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Visualizing the Accumulation of Human-Made Mass on Earth
The world is not getting any bigger but the human population continues to grow, consuming more and more resources and altering the very environment we rely on.
In 2020, the amount of human-made mass, or anthropogenic mass, exceeded for the first time the dry weight (except for water and fluids) of all life on Earth, including humans, animals, plants, fungi, and even microorganisms.
In this infographic based on a study published in Nature, we break down the composition of all human-made materials and the rate of their production.
A Man-made Planet
Anthropogenic mass is defined as the mass embedded in inanimate solid objects made by humans that have not been demolished or taken out of service—which is separately defined as anthropogenic mass waste.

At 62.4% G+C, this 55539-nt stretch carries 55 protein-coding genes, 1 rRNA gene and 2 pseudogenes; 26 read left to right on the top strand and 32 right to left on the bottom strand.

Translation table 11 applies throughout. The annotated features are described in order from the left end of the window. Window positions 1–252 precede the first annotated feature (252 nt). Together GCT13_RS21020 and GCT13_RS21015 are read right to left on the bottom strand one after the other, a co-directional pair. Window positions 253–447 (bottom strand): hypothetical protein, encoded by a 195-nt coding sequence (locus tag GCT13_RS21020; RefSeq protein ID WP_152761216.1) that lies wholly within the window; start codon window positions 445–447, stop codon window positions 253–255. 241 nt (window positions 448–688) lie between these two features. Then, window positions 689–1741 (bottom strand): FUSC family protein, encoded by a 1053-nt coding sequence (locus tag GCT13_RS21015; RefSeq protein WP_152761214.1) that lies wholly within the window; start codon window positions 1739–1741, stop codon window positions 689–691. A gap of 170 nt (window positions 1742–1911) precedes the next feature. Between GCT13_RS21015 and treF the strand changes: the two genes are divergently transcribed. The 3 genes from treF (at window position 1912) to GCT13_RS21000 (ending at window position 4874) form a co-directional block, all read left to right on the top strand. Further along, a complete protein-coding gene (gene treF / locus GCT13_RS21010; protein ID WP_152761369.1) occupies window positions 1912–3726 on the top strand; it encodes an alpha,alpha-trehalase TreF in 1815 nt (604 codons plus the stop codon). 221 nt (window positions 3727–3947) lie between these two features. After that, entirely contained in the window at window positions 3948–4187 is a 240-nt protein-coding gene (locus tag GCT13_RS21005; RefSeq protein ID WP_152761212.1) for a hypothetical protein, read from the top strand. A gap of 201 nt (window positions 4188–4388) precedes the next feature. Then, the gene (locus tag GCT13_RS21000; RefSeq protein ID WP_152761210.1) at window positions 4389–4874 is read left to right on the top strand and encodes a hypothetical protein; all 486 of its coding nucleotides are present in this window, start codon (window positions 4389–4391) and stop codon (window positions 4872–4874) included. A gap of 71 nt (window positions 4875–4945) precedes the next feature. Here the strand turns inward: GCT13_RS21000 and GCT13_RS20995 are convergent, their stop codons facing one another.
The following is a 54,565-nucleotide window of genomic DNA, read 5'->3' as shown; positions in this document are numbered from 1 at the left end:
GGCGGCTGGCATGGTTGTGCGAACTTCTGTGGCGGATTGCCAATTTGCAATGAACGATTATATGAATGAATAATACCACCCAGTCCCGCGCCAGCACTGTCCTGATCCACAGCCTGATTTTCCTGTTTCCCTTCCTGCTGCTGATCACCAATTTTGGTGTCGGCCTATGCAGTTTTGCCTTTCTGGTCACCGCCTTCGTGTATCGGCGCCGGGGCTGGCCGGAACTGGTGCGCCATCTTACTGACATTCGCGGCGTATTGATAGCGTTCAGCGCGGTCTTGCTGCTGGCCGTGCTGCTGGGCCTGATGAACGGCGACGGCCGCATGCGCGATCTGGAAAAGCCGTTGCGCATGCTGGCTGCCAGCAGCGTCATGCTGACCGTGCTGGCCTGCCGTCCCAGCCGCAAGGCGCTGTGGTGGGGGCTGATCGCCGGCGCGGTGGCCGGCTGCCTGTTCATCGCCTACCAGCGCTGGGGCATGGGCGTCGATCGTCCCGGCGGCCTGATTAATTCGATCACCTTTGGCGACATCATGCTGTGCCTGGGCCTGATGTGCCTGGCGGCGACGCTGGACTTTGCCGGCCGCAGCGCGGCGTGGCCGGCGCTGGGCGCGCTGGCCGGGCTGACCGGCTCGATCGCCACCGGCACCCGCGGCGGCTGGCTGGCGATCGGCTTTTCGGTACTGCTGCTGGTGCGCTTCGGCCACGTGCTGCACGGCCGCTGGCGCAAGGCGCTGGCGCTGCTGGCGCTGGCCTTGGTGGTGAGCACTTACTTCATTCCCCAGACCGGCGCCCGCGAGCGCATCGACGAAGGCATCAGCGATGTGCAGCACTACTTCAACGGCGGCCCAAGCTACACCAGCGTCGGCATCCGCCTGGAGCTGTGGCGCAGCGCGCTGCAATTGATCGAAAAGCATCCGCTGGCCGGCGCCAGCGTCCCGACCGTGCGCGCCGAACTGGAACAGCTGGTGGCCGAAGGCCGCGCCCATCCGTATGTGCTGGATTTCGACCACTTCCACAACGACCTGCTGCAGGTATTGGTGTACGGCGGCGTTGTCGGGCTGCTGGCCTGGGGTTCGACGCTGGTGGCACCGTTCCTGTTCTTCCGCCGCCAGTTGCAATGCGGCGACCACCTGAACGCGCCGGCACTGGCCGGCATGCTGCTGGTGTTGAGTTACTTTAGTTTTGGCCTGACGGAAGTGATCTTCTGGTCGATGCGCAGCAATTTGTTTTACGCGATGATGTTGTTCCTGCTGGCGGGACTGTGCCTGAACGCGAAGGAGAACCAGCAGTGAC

Over the past century or so, human-made mass has increased rapidly, doubling approximately every 20 years. The collective mass of these materials has gone from 3% of the world’s biomass in 1900 to being on par with it today.
While we often overlook the presence of raw materials, they are what make the modern economy possible. To build roads, houses, buildings, printer paper, coffee mugs, computers, and all other human-made things, it requires billions of tons of fossil fuels, (Read more...)